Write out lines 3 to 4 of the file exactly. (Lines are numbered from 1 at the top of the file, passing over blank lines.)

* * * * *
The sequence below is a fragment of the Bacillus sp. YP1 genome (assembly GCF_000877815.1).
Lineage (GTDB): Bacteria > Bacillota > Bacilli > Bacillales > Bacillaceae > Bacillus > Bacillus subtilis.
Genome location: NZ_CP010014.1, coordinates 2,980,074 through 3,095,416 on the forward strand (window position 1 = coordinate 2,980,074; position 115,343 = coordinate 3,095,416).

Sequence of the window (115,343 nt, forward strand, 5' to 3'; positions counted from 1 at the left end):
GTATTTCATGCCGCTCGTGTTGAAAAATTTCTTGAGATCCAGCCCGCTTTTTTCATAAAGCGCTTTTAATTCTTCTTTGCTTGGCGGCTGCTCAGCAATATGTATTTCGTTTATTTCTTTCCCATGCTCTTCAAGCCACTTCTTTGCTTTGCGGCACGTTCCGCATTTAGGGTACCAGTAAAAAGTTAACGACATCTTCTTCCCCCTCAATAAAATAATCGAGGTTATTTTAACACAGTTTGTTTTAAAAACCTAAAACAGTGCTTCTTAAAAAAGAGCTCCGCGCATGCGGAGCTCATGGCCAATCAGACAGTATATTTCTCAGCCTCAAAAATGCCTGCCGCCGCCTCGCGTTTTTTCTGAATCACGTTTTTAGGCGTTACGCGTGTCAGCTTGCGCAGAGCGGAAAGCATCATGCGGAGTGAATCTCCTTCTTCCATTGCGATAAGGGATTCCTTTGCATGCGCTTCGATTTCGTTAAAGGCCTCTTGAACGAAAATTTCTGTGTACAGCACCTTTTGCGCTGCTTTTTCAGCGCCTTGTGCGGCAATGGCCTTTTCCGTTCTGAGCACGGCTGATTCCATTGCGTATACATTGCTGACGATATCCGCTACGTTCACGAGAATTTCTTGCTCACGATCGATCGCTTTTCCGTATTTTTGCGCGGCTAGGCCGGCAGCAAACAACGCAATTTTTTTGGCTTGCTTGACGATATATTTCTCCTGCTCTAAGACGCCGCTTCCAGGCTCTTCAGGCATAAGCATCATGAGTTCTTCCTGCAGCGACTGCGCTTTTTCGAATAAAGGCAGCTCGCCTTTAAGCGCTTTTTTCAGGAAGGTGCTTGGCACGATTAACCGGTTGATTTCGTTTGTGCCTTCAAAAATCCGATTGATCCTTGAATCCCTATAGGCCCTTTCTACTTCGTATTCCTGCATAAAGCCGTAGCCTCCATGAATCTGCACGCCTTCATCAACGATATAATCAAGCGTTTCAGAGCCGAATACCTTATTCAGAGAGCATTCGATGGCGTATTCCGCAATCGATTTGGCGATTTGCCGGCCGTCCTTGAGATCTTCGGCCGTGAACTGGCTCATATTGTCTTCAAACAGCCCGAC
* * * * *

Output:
Genome location: NZ_CP010014.1, coordinates 2,980,074 through 3,095,416 on the forward strand (window position 1 = coordinate 2,980,074; position 115,343 = coordinate 3,095,416).

Sequence of the window (115,343 nt, forward strand, 5' to 3'; positions counted from 1 at the left end):